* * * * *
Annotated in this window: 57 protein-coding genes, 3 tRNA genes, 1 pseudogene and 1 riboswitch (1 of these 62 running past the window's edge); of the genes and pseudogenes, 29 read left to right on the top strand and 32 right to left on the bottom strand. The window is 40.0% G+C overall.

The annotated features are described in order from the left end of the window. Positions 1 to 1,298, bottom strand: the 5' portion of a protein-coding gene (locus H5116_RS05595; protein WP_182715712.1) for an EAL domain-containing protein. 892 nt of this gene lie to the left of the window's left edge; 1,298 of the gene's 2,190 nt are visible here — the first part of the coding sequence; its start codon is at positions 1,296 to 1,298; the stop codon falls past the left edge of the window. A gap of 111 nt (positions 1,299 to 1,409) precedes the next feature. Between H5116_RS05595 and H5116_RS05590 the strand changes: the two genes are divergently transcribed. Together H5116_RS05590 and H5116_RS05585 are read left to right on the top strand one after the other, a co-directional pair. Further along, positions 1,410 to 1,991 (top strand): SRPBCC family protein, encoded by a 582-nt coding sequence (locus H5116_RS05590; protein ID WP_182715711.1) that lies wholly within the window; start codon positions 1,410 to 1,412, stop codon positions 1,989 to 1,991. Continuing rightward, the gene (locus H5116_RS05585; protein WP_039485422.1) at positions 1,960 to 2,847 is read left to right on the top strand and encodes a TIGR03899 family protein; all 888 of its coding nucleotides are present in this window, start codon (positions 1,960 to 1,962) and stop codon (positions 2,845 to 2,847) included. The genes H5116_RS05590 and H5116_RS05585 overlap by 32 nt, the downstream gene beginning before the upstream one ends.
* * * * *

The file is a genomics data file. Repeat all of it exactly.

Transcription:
Annotated in this window: 57 protein-coding genes, 3 tRNA genes, 1 pseudogene and 1 riboswitch (1 of these 62 running past the window's edge); of the genes and pseudogenes, 29 read left to right on the top strand and 32 right to left on the bottom strand. The window is 40.0% G+C overall.

The annotated features are described in order from the left end of the window. Positions 1 to 1,298, bottom strand: the 5' portion of a protein-coding gene (locus H5116_RS05595; protein WP_182715712.1) for an EAL domain-containing protein. 892 nt of this gene lie to the left of the window's left edge; 1,298 of the gene's 2,190 nt are visible here — the first part of the coding sequence; its start codon is at positions 1,296 to 1,298; the stop codon falls past the left edge of the window. A gap of 111 nt (positions 1,299 to 1,409) precedes the next feature. Between H5116_RS05595 and H5116_RS05590 the strand changes: the two genes are divergently transcribed. Together H5116_RS05590 and H5116_RS05585 are read left to right on the top strand one after the other, a co-directional pair. Further along, positions 1,410 to 1,991 (top strand): SRPBCC family protein, encoded by a 582-nt coding sequence (locus H5116_RS05590; protein ID WP_182715711.1) that lies wholly within the window; start codon positions 1,410 to 1,412, stop codon positions 1,989 to 1,991. Continuing rightward, the gene (locus H5116_RS05585; protein WP_039485422.1) at positions 1,960 to 2,847 is read left to right on the top strand and encodes a TIGR03899 family protein; all 888 of its coding nucleotides are present in this window, start codon (positions 1,960 to 1,962) and stop codon (positions 2,845 to 2,847) included. The genes H5116_RS05590 and H5116_RS05585 overlap by 32 nt, the downstream gene beginning before the upstream one ends.